7 Tips to Write Stellar (& Stress-Free) Book Reviews
By Cici Ford (@therusticwindow)
This is going to be quick and painless I promise. To all my fellow book bloggers and book reviewers, it sometimes is a struggle writing book reviews, am I right? It can be difficult figuring out where to start. Maybe there is some worry about how it will read to others or how long it should be. I know that I’ve struggled on numerous occasions figuring out exactly what I wanted to express and how I wanted to express it. It has been incredibly difficult for me, because in all honesty, I sometimes don’t remember what I read. It can take an incredibly long time writing a review, so imagine having to crack the book open again, just to flip through it to remember the names of characters or where you saw plot holes. I couldn’t possibly be the only one, but I will share with you how I cured that in a moment. I enjoy reviewing the books I read, and I think authors want you to review their work. It’s so important for them to know what their readers thought was lacking or what they absolutely loved.
No one outright expressed to me that they didn’t enjoy reading my reviews, but I didn’t enjoy them. When I first started writing reviews, I thought I needed them to read a certain way. In a nutshell, I was trying too hard by throwing in super big words, so the reviews sounded ‘smart,’ but what I wasn’t doing was really expressing how I felt and attempting to do more dissection. I was trying to be philosophical, which is okay but it wasn’t always necessary. Then I realized people would probably enjoy my reviews more if it was MY own voice they were reading. I now write my reviews as if I were sitting and having coffee with a friend and either gushing over or really not loving a particular book. I’ve come to find that people want to know how the book made you feel. What parts did you love? What parts made you angry? Did you or didn’t you connect to the characters?
Here is a sure-fire way to write stellar book reviews. Ok, “stellar” is probably a stretch, but here are a few tips that worked for me!!
1. While you’re reading take notes or annotate
Jot down the parts of the story that stand out for you no matter what it is. This is how I cured my forgetfulness with what I was reading. I can refer back to my notes quickly. One of my favorite bookstagrammers @bookishsmaug actually sticks Post-it Notes in her books, which I adopted and it has helped me immensely.
2. Start your review off with a backstory
For example, “I really wanted to read this book and was so excited when __________ sent it my way.” Or “I was in the bookstore and….” or “I saw this book floating around bookstagram, and I was intrigued.” “When I read the synopsis I felt or thought….” I think you get the idea. I always find starting off with a brief intro and/or quip about why or how the book ended up in your hands sets the tone for my review and creates a flow.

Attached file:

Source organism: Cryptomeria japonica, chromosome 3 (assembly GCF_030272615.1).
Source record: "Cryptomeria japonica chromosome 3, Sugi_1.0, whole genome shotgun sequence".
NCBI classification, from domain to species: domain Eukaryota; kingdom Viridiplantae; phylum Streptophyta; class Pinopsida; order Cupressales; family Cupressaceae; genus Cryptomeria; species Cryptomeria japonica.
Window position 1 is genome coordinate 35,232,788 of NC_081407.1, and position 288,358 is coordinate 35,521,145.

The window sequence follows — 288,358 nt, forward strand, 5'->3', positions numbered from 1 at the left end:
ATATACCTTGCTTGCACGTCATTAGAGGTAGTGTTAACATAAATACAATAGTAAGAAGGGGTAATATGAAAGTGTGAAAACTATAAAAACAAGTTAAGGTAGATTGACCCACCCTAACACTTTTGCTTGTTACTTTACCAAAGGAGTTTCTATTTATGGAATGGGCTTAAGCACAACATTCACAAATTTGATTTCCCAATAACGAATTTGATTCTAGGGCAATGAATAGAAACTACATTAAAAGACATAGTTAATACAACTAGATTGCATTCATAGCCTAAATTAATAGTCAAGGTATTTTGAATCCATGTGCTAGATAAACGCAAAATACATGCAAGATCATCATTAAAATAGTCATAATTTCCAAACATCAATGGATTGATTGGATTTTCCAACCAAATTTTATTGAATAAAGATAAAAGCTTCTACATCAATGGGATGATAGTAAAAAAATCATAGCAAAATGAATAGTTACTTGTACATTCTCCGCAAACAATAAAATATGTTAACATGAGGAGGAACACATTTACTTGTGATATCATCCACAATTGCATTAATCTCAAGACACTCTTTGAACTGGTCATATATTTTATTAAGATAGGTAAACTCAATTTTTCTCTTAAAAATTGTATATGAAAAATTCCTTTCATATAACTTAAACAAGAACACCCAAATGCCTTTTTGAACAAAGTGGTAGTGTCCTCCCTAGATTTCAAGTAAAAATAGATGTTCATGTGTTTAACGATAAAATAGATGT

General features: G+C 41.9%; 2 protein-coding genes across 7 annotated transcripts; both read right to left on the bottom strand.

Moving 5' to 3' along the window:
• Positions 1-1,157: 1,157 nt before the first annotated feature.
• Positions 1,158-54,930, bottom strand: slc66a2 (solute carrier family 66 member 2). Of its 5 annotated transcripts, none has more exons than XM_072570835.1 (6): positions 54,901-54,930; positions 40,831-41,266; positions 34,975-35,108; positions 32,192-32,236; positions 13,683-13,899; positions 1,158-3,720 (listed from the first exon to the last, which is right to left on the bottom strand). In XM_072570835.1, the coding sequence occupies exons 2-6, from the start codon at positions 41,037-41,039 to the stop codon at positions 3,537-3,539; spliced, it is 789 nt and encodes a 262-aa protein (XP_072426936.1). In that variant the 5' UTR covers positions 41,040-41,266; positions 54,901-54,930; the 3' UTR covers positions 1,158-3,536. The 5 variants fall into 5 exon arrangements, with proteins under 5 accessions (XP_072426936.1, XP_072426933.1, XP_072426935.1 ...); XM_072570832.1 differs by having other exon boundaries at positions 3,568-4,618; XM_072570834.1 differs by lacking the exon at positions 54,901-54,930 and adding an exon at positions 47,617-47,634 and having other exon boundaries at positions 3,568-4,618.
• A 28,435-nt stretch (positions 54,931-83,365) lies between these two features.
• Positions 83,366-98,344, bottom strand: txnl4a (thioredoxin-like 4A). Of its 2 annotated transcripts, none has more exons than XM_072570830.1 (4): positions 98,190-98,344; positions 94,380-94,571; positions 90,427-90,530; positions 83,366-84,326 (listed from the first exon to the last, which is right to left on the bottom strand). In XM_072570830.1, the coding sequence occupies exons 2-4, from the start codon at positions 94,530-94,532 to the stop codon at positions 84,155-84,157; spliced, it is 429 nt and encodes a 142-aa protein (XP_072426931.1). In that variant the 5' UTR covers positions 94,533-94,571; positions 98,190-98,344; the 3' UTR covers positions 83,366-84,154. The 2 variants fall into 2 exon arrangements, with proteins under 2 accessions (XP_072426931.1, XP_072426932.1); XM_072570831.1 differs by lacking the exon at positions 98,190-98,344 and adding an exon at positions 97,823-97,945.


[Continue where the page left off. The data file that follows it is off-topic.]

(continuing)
3. Don’t repeat the synopsis
Most book bloggers/reviewers provide the synopsis either from Goodreads or the back of the book. Synopses are easy to come by, but a review is your personal and unique take on a book. When you begin to discuss what you’ve read, focus on what’s not in the synopsis — that’s what is going to draw people to your review.
4. Talk about how it made you feel
It’s not necessary to get caught up in an academic analysis of a book if that’s not your thing. Instead, focus on how you feel. Emotions are a big part of the book reading experience. Being able to discuss the emotional rollercoaster a book took you on will help readers relate to your review.
5. Don’t stress about length
I used to think my reviews needed to be lengthy. I promise things will be easier for you once you take this pressure off. If you start thinking your reviews need to be long you’ll over think it. Length will be your focus and not your actual emotions about the narrative. REVIEWS CAN BE SHORT!!!
6. Close your review up by summing up your experience
Be honest without bashing the author, as it takes time an effort to write a book. Also state why you think it’s one to grab or one to leave alone.
7. MOST IMPORTANTLY - Write your reviews in YOUR voice
Try not to force it. You may be tempted, but your voice matters whether you’re speaking philosophically or you’re talking about book boyfriends and insta-love. Let YOU shine through your reviews.
See, I told you, quick and painless. I hope this short list of tips helps you to never stress about writing a review again. Happy reviewing!!
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About the Author
CiCi is currently a book and lifestyle blogger. She has a masters degree in Journalism from DePaul University in Chicago and has written for both digital and print publications as well as floor directed a national children’s television program. You can find her chatting books or hopping around to the best coffee shops. Contact her firstname.lastname@example.org
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